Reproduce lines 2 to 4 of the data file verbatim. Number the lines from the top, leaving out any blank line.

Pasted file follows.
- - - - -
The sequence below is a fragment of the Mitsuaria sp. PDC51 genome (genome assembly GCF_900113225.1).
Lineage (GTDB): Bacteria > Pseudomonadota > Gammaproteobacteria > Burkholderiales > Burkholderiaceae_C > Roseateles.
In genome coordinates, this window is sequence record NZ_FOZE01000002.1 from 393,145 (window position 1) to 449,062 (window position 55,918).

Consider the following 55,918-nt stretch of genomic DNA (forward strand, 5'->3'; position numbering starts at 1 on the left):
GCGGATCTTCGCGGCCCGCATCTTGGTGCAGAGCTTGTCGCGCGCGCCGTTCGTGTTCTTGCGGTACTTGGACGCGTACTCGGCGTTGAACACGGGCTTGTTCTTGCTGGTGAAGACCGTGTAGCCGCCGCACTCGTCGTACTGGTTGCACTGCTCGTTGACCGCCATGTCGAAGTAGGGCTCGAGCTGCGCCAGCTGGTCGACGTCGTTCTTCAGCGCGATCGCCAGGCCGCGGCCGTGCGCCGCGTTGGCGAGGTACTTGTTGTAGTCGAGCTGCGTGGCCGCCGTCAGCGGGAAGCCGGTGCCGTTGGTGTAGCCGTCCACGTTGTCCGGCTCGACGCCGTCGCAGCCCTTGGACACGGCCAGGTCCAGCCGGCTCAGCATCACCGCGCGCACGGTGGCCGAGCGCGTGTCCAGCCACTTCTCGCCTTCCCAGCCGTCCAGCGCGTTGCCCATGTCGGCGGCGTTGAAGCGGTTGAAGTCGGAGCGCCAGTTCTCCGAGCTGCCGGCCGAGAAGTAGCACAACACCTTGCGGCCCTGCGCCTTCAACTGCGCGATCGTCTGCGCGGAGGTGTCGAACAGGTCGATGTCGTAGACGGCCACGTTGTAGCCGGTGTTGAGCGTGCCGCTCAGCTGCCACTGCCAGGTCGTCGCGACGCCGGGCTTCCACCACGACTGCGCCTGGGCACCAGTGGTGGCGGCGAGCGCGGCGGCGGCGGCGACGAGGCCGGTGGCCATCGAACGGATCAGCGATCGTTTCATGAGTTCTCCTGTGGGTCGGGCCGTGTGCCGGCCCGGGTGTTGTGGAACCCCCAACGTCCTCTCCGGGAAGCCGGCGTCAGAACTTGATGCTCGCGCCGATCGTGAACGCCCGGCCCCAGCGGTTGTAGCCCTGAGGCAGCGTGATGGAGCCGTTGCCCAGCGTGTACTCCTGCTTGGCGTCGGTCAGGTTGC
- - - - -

Lineage (GTDB): Bacteria > Pseudomonadota > Gammaproteobacteria > Burkholderiales > Burkholderiaceae_C > Roseateles.
In genome coordinates, this window is sequence record NZ_FOZE01000002.1 from 393,145 (window position 1) to 449,062 (window position 55,918).

Consider the following 55,918-nt stretch of genomic DNA (forward strand, 5'->3'; position numbering starts at 1 on the left):